PXL_20230809_172606508.jpg


For example, Lady Britannia has a circle that either displays a trident or lock, depending on how you look at it. Sorry for the bizarre picture, i don't know how to make a better gif. Anyway, it's very hard to fake. It has has a wavy pattern as a background and there are some more things in the shield and the circle that surrounds lady Brittanias picture.
Once you know, you can pretty easily tell this coin from a fake, without pricey measurement devices. The Maple Leaf is equally easy to verify.
PXL_20230817_105334151.gif


Not all coins have such features, for example, this is a Krugerrand from 1981:
PXL_20230923_100843564.jpg

It has the same value in gold as the other coins, but only a coin shop would have a device that enables them to make sure it's not a Chinese fake.

That said, there are gold coin fakes on Aliexpress in copious amounts ;-). It's best to only buy from trusted sources or buy coins with strong authentication features.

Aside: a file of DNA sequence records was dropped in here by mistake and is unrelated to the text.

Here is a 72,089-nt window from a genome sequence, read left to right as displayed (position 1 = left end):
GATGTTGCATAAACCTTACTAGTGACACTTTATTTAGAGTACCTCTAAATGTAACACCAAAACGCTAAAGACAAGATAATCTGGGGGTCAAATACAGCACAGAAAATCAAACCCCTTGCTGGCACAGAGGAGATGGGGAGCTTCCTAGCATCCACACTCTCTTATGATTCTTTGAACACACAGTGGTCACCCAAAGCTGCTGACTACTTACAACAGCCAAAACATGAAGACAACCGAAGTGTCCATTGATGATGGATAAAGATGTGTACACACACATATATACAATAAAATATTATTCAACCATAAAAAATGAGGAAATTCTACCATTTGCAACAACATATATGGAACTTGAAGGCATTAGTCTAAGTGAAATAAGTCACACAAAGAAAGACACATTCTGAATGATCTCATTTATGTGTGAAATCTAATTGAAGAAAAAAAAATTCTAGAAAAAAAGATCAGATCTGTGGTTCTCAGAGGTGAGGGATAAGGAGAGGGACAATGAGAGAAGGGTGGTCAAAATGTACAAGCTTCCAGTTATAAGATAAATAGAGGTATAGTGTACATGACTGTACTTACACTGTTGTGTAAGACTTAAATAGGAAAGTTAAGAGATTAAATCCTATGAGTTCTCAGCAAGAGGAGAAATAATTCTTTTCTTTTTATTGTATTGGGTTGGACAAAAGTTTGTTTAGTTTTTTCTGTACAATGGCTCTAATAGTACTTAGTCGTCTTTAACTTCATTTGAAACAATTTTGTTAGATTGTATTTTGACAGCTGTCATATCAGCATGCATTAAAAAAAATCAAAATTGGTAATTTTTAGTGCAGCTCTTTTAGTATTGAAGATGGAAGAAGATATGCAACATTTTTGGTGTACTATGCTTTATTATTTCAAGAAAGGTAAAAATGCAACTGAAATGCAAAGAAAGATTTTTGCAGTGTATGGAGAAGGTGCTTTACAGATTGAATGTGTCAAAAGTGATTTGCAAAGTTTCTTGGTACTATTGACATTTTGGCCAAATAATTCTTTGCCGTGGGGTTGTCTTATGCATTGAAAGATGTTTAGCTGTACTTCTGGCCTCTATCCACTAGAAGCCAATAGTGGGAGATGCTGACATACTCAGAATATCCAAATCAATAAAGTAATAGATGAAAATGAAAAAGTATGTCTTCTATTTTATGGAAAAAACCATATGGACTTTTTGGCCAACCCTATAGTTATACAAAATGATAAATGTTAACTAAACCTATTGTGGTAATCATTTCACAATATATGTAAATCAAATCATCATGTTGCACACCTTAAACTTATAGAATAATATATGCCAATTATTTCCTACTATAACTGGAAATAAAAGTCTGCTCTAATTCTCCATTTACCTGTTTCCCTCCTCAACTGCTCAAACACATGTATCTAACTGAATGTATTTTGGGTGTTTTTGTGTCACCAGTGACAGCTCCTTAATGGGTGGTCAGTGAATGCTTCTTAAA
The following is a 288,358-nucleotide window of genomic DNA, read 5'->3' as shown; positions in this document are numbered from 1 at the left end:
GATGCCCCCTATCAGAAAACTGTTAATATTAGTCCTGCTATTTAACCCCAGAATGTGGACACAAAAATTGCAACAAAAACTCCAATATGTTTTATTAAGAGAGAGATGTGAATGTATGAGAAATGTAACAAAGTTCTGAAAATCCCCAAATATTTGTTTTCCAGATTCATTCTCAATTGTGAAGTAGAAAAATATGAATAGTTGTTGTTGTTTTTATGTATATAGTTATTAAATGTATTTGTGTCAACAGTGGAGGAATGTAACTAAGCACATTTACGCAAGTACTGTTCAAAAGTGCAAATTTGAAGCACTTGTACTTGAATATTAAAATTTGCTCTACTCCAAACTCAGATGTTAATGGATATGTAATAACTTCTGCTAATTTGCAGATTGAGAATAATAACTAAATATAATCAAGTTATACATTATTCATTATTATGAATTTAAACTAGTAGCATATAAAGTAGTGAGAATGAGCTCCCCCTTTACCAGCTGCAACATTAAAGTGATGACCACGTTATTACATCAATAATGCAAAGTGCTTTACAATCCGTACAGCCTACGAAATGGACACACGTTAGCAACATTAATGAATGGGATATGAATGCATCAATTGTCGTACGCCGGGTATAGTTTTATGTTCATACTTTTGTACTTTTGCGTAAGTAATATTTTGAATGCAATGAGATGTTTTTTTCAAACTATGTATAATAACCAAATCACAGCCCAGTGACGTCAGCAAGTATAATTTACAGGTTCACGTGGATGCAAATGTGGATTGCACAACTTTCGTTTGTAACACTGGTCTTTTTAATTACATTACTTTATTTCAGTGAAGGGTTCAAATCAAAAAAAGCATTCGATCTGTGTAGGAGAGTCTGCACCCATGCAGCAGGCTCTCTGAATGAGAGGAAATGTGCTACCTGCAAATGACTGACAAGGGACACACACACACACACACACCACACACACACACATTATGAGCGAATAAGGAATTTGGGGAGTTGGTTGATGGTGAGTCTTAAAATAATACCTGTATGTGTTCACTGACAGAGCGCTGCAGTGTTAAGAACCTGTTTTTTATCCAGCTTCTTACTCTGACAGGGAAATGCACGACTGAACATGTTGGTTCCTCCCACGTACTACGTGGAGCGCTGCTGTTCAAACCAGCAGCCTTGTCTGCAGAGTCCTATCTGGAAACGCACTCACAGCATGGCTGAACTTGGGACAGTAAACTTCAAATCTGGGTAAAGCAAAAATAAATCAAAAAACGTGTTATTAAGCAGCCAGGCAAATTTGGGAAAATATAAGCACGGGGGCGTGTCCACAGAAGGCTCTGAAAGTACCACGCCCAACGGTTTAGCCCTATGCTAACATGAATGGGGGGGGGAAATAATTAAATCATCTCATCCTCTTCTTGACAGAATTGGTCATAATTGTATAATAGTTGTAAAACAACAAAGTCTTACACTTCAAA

AudioAaron

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I wish the crypto thread was still around. BTC is up 115% on the 1yr chart. Dow is up 12%. But grandpa says its a beanie baby bubble.

It deserves a place in most portfolios imo nfa.
 

Chromatischism

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I think most people don't understand it. But there's a price for that, like finally coming around to the idea but then it's already over $100K.
 

OCA

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This is a forum where trolls mostly write about their great experience with Dirac. BTC is a bit out of its scope.
 

sdrichard

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I think a lot of us understand it completely, but we still don't like it and won't invest in it. :)